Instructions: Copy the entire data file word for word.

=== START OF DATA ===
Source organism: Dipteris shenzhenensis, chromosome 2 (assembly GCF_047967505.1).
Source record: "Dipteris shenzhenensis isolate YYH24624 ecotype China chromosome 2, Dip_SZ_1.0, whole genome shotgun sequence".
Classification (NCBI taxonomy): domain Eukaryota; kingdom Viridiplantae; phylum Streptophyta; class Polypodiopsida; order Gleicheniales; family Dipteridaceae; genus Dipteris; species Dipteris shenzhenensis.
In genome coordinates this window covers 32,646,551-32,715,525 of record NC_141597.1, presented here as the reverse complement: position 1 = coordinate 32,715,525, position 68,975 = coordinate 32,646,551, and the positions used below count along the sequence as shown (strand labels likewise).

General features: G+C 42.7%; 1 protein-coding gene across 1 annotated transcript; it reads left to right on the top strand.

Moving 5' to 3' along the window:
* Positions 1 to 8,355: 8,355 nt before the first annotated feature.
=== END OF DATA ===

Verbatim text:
Source organism: Dipteris shenzhenensis, chromosome 2 (assembly GCF_047967505.1).
Source record: "Dipteris shenzhenensis isolate YYH24624 ecotype China chromosome 2, Dip_SZ_1.0, whole genome shotgun sequence".
Classification (NCBI taxonomy): domain Eukaryota; kingdom Viridiplantae; phylum Streptophyta; class Polypodiopsida; order Gleicheniales; family Dipteridaceae; genus Dipteris; species Dipteris shenzhenensis.
In genome coordinates this window covers 32,646,551-32,715,525 of record NC_141597.1, presented here as the reverse complement: position 1 = coordinate 32,715,525, position 68,975 = coordinate 32,646,551, and the positions used below count along the sequence as shown (strand labels likewise).

General features: G+C 42.7%; 1 protein-coding gene across 1 annotated transcript; it reads left to right on the top strand.

Moving 5' to 3' along the window:
* Positions 1 to 8,355: 8,355 nt before the first annotated feature.